Women will decide this presidential election — so say the political experts. We vote in greater numbers than men and when we even marginally abandon our Democratic-leanings, Republicans win.
The big question is whether Alaska Gov. Sarah Palin's two X chromosomes and morning-anchor mien will be the thing that drives women to the McCain-Palin ticket this November.
Palin personifies the over-scripted, jab-laden, plasticized rhetoric of the modern presidential campaign. One might even say she was born to the sound-bite. But you get the impression that all she's got to offer is about two lines on each issue, parroting what she's been told or what has been written for her.
In Palin's now well-dissected interview with Charlie Gibson of ABC News, her answers were shallow and at times barely cogent. On Iran's nuclear ambitions, Palin said three times that she wouldn't "second-guess" Israel if it attacks Iran to eliminate its nuclear facilities.
This is probably the most significant national security issue the next administration will face, yet her answer was devoid of the slightest depth.
On our sputtering economy and how she would diverge from President Bush's economic policies, she said: "We have got to make sure that we reform the oversight also of the agencies, including the quasi-government agencies like Freddie and Fannie, those things that have created an atmosphere here in America where people are fearful of losing their homes."
If she wanted to discuss the foreclosure crisis, Palin could have talked about an end to predatory lending practices or the need to assert regulatory authority over the investment banking sector.
If she wanted to talk about Freddie and Fannie, Palin could have referred to them properly as "government-sponsored enterprises" and described the way they used lobbyists to keep their capital ratios dangerously low.
But what she said instead was nonsensically broad — just a platitude really and a mangled one at that.
On Iraq, Palin has conflated what happened on 9/11 with going to war there. Is she really still confused about this?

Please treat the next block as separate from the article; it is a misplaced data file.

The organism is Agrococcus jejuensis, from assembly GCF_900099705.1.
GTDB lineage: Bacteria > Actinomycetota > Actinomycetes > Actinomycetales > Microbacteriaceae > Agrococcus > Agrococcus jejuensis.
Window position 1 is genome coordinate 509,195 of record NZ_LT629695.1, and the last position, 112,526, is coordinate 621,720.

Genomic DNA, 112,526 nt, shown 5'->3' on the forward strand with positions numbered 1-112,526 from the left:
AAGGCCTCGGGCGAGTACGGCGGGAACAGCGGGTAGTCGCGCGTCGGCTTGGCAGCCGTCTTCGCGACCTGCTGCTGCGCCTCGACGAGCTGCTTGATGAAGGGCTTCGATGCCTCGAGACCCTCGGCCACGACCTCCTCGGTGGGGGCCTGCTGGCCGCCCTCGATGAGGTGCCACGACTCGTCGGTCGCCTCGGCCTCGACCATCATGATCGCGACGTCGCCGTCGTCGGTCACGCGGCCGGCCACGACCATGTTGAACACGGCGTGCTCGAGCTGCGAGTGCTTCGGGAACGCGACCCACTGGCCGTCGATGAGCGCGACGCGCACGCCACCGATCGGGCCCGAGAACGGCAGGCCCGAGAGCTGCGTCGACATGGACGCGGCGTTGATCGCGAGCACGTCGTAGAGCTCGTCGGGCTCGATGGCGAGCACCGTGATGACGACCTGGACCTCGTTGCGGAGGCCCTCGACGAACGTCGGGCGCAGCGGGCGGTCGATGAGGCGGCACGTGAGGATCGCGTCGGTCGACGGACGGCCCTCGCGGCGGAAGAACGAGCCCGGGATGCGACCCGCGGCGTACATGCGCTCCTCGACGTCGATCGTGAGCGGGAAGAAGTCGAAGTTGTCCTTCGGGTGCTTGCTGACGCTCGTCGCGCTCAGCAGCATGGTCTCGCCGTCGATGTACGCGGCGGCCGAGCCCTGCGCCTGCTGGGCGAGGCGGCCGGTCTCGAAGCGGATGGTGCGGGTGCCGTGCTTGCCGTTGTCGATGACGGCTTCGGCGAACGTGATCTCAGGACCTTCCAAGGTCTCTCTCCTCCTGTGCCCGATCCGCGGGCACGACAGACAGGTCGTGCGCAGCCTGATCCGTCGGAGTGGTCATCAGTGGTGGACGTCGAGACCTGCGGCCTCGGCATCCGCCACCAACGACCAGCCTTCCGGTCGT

What we have heard from Palin scares me. I want the first woman vice president to be up to the job regardless of her party.
I may not be a fan of anyone in Bush's inner circle, but I know that Secretary of State Condoleezza Rice is prepared to be vice president. I know that Bush's former EPA chief Christine Todd Whitman could do it. There are a number of women on the Republican bench who are able, but Sen. John McCain chose someone who is — to say it bluntly — not smart enough.
I'm not a school snob. You don't need an Ivy degree to be qualified as vice president. Bush has an undergraduate degree from Yale, an MBA from Harvard, and yet he's one of the dimmest bulbs to live in the White House. But it took Palin six years at six different schools to finally secure an undergraduate degree in journalism at the University of Idaho.
That's indicative of someone who either can't cut it in the academic world or doesn't want to. Either way it's a problem for a potential vice president.
Palin reminds me of Bush's pick of lightweight Harriet Miers for the Supreme Court. Those on the ideological right such as former Bush speechwriter David Frum and conservative activist Linda Chavez knew that Miers didn't have the intellectual chops for the job and harangued the administration until she withdrew.
This time, there are no anti-Palin ad campaigns coming from the political right. It apparently cares more about who sits on the Supreme Court than who sits one-malignant-melanoma away from the presidency.
It is not partisan to say that a vice presidential candidate needs to understand this complex, dangerous world with nuance and depth. Palin doesn't. And it is up to women to vote her back to Alaska, where she can see Russia but thankfully not attack it.